Narick C.,Allegheny General Hospital | Narick C.,University of Pittsburgh | Narick C.,Institute for Transfusion Medicine | Triulzi D.J.,Allegheny General Hospital | And 5 more authors.
Transfusion | Year: 2012

BACKGROUND: In 2010, transfusion-associated circulatory overload (TACO) was the second most common cause of transfusion-related mortality reported to the Food and Drug Administration. We sought to determine the rate of TACO caused by plasma transfusion. STUDY DESIGN AND METHODS: This study was conducted in two parts: 1) A retrospective analysis to determine the prevalence of TACO reactions caused by plasma at a tertiary care hospital from 2003 to 2010 was performed by analyzing the blood bank's electronic transfusion reaction records and 2) active surveillance of plasma recipients to determine if unreported TACO reactions had occurred over a 1-month period at the same hospital. RESULTS: Eighty-seven reactions to plasma had been reported to the blood bank from 2003 through 2010. Of these reactions 23% (20/87) were TACO. The historical prevalence rate of TACO was 1 in 1566 (95% confidence interval [CI], 1:2564-1:1014). During the prospective 1-month surveillance period, 84 patients received a total of 272 units of plasma, and four TACO reactions in separate patients (4.8%) were identified, none of which were reported to the blood bank. The prevalence rate of TACO in the prospective study was 1 in 68 (95% CI, 1:250-1:27). In total, most patients (14/24) were in the intensive care unit when they experienced TACO and on average they had received 4.0 ± 2.3 units of plasma at an average rate of 647 ± 315 mL/hr before the TACO reaction. CONCLUSIONS: Passive reporting of TACO grossly underestimates its actual prevalence. Educational efforts are needed to enhance physician recognition of TACO reactions. © 2011 American Association of Blood Banks.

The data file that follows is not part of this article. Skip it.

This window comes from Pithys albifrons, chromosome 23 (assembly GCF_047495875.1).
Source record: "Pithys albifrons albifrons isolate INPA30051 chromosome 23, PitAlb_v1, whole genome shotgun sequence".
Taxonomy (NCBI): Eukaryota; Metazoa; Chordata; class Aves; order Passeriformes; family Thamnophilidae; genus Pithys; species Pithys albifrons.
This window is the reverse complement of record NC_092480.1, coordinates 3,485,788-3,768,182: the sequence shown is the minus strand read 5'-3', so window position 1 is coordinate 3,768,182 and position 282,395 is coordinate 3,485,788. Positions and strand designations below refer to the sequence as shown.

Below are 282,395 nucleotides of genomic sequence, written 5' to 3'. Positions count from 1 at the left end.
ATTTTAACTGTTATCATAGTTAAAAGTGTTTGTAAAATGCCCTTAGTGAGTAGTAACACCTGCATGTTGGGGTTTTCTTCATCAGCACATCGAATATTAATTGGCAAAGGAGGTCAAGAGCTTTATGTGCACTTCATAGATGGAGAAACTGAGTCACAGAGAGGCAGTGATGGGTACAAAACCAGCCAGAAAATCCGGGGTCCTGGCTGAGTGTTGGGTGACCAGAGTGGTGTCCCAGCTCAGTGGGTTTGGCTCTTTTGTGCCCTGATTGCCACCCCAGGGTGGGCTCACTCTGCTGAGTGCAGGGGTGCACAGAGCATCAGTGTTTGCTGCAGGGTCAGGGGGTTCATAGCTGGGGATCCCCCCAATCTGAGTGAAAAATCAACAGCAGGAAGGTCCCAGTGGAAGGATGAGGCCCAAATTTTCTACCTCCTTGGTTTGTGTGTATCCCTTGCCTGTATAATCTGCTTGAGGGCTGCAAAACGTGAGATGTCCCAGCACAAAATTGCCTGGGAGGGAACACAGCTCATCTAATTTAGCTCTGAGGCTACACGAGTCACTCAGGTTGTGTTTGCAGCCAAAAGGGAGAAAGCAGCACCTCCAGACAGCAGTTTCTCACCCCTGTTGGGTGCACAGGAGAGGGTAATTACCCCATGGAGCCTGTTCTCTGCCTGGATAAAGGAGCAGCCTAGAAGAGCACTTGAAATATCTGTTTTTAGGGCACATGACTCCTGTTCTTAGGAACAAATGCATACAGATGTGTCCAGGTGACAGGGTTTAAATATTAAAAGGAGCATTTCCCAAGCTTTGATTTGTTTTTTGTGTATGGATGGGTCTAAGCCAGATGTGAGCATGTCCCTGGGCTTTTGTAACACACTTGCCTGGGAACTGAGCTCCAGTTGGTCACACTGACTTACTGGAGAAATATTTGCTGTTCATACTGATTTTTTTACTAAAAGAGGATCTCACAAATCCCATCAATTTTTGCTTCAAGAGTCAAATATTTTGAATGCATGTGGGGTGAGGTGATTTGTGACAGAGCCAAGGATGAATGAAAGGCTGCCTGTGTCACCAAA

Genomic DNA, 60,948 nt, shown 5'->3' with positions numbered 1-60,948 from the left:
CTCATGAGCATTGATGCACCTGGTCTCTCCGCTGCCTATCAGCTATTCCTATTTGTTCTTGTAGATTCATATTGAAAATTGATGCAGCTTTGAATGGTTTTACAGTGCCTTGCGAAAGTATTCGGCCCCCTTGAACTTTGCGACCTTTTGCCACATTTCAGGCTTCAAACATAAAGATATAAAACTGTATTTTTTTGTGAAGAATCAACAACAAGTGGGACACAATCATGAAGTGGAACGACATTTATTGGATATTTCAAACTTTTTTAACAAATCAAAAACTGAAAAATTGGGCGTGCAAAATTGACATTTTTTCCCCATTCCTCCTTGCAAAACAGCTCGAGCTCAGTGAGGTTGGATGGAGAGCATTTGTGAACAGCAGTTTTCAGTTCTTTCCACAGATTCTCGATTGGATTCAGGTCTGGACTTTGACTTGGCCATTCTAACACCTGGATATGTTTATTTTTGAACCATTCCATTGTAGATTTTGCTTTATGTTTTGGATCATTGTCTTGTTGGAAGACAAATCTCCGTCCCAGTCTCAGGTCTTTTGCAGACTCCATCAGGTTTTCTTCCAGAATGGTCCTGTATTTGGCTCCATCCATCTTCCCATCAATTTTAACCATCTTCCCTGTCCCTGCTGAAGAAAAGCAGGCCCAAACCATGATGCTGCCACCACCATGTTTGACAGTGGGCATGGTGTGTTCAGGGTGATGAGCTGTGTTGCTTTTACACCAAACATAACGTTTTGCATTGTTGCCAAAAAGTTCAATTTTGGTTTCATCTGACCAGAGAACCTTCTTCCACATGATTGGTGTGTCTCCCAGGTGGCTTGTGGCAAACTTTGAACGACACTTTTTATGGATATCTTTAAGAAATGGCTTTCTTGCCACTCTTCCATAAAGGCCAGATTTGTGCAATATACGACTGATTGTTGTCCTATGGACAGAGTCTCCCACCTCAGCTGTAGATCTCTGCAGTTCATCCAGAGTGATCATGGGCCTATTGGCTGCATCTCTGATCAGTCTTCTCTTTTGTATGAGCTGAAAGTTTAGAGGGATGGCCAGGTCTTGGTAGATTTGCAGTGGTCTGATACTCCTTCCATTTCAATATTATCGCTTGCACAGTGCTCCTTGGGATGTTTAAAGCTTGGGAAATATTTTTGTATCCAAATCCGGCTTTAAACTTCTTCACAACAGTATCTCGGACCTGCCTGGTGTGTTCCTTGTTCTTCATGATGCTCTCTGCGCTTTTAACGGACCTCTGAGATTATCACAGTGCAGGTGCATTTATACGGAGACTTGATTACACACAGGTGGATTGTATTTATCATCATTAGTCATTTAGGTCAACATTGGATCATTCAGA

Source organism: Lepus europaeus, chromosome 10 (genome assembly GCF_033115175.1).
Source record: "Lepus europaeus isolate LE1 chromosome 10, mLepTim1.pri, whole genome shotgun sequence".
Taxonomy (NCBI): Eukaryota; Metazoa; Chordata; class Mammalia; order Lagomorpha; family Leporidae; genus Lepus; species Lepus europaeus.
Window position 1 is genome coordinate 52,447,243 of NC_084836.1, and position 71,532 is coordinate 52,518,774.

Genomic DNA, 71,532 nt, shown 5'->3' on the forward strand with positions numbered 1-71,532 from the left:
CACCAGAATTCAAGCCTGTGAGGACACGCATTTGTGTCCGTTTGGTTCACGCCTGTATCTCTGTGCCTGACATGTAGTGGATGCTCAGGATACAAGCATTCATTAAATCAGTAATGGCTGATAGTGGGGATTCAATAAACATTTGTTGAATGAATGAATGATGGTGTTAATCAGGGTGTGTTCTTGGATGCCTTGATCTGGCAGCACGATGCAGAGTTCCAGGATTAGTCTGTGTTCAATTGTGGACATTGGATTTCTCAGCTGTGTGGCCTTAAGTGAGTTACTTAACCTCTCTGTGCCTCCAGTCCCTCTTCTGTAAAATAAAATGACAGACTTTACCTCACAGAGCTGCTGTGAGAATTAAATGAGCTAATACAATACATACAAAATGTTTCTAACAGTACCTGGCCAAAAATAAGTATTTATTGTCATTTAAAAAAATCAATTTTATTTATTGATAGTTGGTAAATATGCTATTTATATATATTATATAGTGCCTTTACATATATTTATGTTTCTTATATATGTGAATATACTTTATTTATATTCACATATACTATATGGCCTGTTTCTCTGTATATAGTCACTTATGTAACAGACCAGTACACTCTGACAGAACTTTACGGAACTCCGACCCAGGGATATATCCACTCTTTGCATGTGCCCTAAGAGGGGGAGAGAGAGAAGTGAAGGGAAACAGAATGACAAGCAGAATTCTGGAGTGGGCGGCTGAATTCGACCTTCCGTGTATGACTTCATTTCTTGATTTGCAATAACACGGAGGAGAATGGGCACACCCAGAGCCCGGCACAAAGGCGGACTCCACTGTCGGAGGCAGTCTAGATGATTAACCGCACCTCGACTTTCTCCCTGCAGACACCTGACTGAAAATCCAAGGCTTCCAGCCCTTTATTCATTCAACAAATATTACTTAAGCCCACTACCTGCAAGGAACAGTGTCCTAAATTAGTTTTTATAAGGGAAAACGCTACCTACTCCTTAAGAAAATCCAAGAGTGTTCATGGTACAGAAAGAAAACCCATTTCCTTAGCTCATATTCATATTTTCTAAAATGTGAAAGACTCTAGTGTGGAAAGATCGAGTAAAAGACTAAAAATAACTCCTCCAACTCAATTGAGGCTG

Wang R.R.,Institute for Transfusion Medicine | Triulzi D.J.,Institute for Transfusion Medicine | Triulzi D.J.,University of Pittsburgh | Qu L.,Institute for Transfusion Medicine | Qu L.,University of Pittsburgh
American Journal of Clinical Pathology | Year: 2012

The purpose of this study was to assess the incidence of febrile nonhemolytic transfusion reactions (FNHTRs) to concurrent transfusions of prestorage-leukoreduced (PreSLR) pooled platelets, poststorage-leukoreduced (PostSLR) pooled platelets, nonleukoreduced (NonLR) pooled platelets, and apheresis single-donor platelets (SDPs) to compare the rates of FNHTRs to PreSLR vs PostSLR pooled platelets. Reported transfusion reactions to platelets at 15 hospitals for a period of 45 months were retrospectively reviewed. Reaction rates to different types of platelet products were calculated and compared. During the study period, 70,015 platelet transfusions were administered. Among these, 152 (0.22%) FNHTRs and 111 (0.16%) allergic transfusion reactions were seen. Reported rates of FNHTRs were 0.07% (SDP), 0.16% (PreSLR), 0.30% (PostSLR), and 0.20% (NonLR) (P < .05 for PreSLR vs PostSLR). Rates of allergic reactions were 0.16% (SDP), 0.17% (PreSLR), 0.18% (PostSLR), and 0.11% (NonLR) (P > .05). The rates of reported FNHTRs were low for all types of platelet transfusions. SDPs and PreSLR pooled platelets were associated with a slightly lower rate of FNHTR compared with PostSLR pooled platelets. Copyright© by the American Society for Clinical Pathology.